Originally Posted by Lagerfeldt
It's the phase relations that change.
The original waveform (your mix) consists of a variety of frequencies that interact and constitute a whole.
When you use an equalizer you're not only changing the amount of gain in a particular frequency area, but you're also changing the phase and therefore the timing between the various frequencies.
This causes the various frequencies to interact in a different way that may or may not lead to a positive change (peak) as the frequencies shift - even though you're cutting. Remove enough though and you'll see the peak level go down again, but that's not the solution of course.
Most equalizers are so-called minimum phase and have this natural and normally desirable behaviour. Quite often when you're equalizing you're not just changing the amount of gain in a particular area, but you're trying to obtain the right phase response.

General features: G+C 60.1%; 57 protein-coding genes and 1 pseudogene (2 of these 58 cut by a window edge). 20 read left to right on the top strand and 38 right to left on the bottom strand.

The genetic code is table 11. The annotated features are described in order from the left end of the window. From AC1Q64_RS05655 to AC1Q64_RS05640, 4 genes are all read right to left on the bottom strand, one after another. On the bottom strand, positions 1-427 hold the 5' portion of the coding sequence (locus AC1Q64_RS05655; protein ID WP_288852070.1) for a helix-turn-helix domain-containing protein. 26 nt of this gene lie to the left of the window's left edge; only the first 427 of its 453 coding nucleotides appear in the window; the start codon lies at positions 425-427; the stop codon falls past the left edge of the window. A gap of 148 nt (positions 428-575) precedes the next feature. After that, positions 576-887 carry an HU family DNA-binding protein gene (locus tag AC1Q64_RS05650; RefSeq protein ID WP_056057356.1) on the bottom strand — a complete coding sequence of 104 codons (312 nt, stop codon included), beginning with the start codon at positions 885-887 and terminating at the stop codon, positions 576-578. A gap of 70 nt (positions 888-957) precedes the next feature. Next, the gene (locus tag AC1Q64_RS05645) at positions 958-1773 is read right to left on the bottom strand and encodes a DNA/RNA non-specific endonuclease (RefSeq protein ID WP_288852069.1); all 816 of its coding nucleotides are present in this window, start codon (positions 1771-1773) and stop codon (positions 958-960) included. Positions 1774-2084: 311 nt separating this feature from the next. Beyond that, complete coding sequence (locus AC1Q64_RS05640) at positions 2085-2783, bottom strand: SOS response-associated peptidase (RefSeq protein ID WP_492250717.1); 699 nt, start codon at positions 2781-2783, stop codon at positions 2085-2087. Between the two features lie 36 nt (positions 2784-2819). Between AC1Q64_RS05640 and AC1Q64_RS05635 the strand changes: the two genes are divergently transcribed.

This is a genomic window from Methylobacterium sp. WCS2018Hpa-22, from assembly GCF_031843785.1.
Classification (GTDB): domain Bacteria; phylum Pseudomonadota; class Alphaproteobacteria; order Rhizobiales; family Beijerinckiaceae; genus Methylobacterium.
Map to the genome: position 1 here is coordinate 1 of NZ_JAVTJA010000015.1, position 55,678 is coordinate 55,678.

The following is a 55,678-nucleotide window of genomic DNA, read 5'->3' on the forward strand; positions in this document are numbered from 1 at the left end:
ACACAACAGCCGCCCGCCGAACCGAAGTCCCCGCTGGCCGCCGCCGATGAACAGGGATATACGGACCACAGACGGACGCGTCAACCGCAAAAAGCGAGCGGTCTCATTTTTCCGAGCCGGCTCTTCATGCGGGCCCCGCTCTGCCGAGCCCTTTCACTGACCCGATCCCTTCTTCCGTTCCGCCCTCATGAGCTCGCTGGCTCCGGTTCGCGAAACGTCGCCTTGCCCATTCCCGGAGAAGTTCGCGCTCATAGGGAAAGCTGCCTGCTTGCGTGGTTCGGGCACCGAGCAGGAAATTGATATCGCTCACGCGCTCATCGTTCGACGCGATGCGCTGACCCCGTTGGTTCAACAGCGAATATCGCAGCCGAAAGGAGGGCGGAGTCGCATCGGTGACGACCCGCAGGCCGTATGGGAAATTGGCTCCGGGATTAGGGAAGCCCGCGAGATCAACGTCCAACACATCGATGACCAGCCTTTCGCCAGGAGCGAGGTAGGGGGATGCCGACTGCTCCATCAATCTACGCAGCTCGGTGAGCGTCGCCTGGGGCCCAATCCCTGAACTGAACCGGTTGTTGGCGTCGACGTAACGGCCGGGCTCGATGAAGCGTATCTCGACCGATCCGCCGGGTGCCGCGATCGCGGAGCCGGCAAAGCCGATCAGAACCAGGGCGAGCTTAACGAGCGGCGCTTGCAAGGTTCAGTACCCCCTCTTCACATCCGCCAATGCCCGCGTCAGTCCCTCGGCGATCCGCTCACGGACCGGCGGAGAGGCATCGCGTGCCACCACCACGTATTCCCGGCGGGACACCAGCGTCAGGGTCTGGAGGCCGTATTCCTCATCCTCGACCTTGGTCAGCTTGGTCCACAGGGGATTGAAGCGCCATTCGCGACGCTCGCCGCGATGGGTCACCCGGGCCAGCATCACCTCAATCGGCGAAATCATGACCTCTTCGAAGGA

However, you can use a phase linear equalizer to offset the relative phase changes. In your case you'll observe almost no peak change, but still get the low cut you're looking for. Linear phase is no magic bullet though, and you'll probably hear some transient blurring caused by pre-filter ringing, which is an unwanted side-effect of linear phase technology. This is one of the reasons why linear phase is not the first choice for many engineers.
Logic Pro has a bundled linear phase equalizer, but you can also get the DMG Audio EQuality and switch between modes on the fly.
Lagerfeldt, you are an ME, I know the change in phase is a by product of EQ, Digital or Analog, but is there any difference in the way phase is changed by a digital Minimum Phase EQ vs by an Analog MP EQ?
From what I know there shouldn't be, but then maybe you or someone else knows something different.